How To Work Off-Grid Anywhere from Outside wsiler

It used to be that working while traveling tethered you to internet cafes, coffee shops, or hotel rooms. No longer. Thanks to the latest advances in satellite internet and portable power systems, you can now take seamless connectivity anywhere you can bring along a truck, boat, or other vehicle. Here’s how you can work from a stunning campsite more productively than you can in a soul-sucking corporate office. (Take it from the guy writing this on a beach in Baja.)

It Starts With Starlink…

We don’t like Musk any more than you do, but man, Starlink is a total game changer for remote internet access, pretty much anywhere in the world.

We’ve previously reported that Starlink works seamlessly while traveling (provided you can find an unobstructed view of the sky), and dove into the ethics of establishing a near-universal connection to the outside world.

What’s new now is that this third-generation hardware is now available to ship immediately to any address in the United States, and is even available in physical Best Buy and Home Depot locations. Older setups shipped only to geographic areas with lower demands, on uncertain lead times. This latest generation also packs into a much more portable format, but more on that soon.

As I write this, just south of the 28th parallel, under overcast skies, I’m seeing about 56 megabytes per-second download speed, and 11 MBPS upload, with single digit seconds of latency. That’s about half the speed I’m used to seeing at my family’s cabin in northern Montana, where I permanently installed my old second generation dish, but still enough for buffer-free video calls, and high-resolution image uploads.

The Starlink hardware costs $600, and the “Roam” plan I’m on (which covers all of North America) is $145 per month. Global plans start at $200 per month. You can turn either plan on and off on demand, if you don’t need to use it regularly.

…Which You Have To Store In Something

I upgraded to Starlink’s new generation for a single reason—packed size. Where the previous setup fit conveniently into a 17-gallon snap-lid plastic tote (and took up as much space in my truck as a medium-size cooler), this third generation ditches the pole stand and movement servo for a flat dish that’s only 1.5-inches thick. You simply deploy the little kick stand, lay it on the ground, then manually move it around to orient it towards visible satellites, using live instructions in the Starlink app as your guide.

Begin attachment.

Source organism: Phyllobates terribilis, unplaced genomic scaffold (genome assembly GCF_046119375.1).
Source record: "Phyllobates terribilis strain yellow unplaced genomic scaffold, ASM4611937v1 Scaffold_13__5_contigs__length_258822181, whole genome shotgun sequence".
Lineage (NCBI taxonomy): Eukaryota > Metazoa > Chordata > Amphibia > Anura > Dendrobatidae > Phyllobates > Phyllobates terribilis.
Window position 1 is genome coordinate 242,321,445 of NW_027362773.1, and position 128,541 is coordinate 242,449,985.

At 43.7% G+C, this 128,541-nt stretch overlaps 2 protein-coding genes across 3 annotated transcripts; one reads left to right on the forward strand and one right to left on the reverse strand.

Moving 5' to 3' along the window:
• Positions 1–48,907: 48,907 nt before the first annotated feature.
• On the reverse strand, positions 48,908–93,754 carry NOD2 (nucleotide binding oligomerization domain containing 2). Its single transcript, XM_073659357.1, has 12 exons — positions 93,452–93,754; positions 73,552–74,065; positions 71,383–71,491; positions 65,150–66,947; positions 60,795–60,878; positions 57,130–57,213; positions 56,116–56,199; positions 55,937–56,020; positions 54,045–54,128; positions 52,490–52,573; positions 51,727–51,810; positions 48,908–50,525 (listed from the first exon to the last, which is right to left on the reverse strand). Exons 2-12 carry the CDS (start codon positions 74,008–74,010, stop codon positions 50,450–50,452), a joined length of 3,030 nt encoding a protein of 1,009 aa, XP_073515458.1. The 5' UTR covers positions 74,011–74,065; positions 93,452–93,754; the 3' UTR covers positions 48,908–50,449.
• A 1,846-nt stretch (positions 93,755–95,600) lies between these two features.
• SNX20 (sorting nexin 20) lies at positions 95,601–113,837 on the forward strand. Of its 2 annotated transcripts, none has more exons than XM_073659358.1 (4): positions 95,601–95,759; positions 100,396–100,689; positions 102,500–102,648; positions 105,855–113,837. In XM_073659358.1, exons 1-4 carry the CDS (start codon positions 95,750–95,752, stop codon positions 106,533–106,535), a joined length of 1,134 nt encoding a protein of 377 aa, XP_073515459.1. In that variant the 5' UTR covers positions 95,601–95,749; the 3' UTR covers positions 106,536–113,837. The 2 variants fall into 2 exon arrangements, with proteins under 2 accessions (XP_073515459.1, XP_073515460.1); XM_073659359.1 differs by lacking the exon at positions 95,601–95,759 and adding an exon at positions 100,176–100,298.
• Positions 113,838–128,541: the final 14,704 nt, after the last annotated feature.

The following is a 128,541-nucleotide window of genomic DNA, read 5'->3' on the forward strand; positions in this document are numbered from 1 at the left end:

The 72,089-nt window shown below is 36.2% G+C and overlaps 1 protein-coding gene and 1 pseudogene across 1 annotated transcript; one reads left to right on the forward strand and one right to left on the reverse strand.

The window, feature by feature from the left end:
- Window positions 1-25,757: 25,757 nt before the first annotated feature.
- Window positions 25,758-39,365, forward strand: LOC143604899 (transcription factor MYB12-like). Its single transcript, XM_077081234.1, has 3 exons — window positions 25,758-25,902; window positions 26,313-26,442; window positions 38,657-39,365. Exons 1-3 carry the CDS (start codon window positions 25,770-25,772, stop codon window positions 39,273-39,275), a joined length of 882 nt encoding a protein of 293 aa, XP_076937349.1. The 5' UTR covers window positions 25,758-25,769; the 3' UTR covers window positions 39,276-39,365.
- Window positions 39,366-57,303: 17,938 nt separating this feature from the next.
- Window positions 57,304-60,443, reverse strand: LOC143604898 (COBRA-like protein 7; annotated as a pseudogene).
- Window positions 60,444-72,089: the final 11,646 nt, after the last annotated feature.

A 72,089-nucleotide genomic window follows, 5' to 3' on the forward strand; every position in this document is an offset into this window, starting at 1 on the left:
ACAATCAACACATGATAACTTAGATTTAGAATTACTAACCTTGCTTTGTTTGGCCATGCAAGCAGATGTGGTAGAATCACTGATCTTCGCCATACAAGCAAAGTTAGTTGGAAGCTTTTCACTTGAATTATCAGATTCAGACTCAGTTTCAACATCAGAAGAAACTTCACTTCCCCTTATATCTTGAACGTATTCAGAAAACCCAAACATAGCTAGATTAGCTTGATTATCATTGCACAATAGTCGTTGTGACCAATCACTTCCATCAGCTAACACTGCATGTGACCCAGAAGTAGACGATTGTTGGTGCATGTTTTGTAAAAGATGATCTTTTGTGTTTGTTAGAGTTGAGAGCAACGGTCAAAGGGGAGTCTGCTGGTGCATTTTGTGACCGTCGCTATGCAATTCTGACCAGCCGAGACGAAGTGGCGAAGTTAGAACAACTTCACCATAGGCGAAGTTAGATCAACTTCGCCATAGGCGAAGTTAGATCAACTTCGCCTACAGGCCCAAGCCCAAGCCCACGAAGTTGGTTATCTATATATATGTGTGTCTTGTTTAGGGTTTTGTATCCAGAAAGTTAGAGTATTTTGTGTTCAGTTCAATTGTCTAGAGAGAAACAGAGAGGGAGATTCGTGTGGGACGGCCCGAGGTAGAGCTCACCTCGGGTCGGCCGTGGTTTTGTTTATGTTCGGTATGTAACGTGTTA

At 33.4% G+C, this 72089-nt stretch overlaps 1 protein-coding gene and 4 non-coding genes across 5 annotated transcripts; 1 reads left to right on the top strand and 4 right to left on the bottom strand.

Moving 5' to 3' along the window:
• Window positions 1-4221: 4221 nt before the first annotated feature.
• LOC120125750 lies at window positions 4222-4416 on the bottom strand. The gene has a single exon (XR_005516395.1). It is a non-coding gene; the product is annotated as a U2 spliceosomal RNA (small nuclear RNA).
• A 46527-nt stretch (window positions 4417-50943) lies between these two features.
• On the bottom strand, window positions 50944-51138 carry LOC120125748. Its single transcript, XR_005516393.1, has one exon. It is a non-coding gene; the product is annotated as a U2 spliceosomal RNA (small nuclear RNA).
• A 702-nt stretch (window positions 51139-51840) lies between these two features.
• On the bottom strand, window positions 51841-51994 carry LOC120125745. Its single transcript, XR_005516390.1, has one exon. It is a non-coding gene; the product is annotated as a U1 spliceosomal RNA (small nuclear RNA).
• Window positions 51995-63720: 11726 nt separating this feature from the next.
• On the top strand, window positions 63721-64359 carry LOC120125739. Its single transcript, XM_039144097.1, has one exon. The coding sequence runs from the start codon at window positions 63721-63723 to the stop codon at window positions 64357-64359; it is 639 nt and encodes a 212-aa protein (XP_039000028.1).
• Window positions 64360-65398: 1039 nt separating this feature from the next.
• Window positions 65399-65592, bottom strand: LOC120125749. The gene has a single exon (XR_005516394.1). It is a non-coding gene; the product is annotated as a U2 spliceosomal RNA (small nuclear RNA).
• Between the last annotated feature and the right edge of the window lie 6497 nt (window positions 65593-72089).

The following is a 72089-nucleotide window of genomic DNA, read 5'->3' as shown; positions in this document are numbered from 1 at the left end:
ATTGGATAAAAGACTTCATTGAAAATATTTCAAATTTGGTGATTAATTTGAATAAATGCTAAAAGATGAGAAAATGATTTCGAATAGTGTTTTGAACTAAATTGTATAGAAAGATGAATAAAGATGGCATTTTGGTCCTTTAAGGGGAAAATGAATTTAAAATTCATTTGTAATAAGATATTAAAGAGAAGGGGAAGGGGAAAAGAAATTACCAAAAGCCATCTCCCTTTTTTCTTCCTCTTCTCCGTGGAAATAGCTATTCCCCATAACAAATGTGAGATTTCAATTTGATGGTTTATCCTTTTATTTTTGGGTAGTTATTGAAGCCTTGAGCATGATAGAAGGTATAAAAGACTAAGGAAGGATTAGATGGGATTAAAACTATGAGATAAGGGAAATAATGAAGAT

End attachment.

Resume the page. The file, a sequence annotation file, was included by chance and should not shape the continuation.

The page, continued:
Noting that thickness and the 23.4-inch height and 15-inch width are similar to those of the portable monitors sound technicians use on the road, I thought that a travel bag designed for one of those might work for this new Starlink. And I was pleasantly surprised when this $50 bag showed up in an Amazon box with both ample padding, and just the right amount of room for the dish in the main pocket, and the power supply and WiFi router, along with all the necessary cables (there are three) in the little zip pouch on the front. The end result is something I can easily store in or out of the truck, carry conveniently, and which provides all the protection from abrasion or impacts you could ever want.

But Know This: Powering Starlink Can Be A Challenge

Plug an AC inverter into any vehicle’s cigarette lighter, and you’ll get enough power to run Starlink. But you can’t just idle a vehicle for days or weeks at a time while camping. So the off-grid power solution you’ll need for those engine-off scenarios is a solar generator.

Composed of solar panels, relevant cables and connections, and a battery-in-a-box, solar generators are revolutionizing vehicle-based camping with all sorts of uses including heated mattress pads and blankets, induction stovetops, 12-volt fridge-freezers, LED lighting, gadget charging, and of course, powering Starlink.

The batteries-in-boxes are really convenient not only because they store power generated by the sun or your vehicle’s alternator, for use when neither is available, but also because they include all the necessary equipment to process and transmit that power without the need for other accessories. Even budget units typically include solar controllers, battery management, inverters, thermal controls, and an abundance of different types of outlets. The variables are then quality, capacity, and size/weight.

Seeking to maximize the capacity I could bring along in the smallest possible package, while minimizing risks for both failure and fire, I turned to Yoshino, a new Japanese brand which is bringing solid-state technology to the battery-in-a-box space for the first time. Instead of the liquid electrolyte solutions in existing products, solid-state battery technology provides higher energy density which decreases both external size and total weight while reducing the risk of an explosion or fire. It also adds heaps of longevity. Where most lithium ion battery packs promise 500 or so complete charge-discharge cycles before capacity falls to 80 percent, Yoshino claims its solid-state technology can delivery 2,500. At 21.4 inches long, 9.4 inches wide, 10.4 inches deep, and 55 pounds in weight, the $3,200 B4000 I’m using is also around half the size and weight of lithium ion batteries with a similar 2,611 Watt-hour capacity.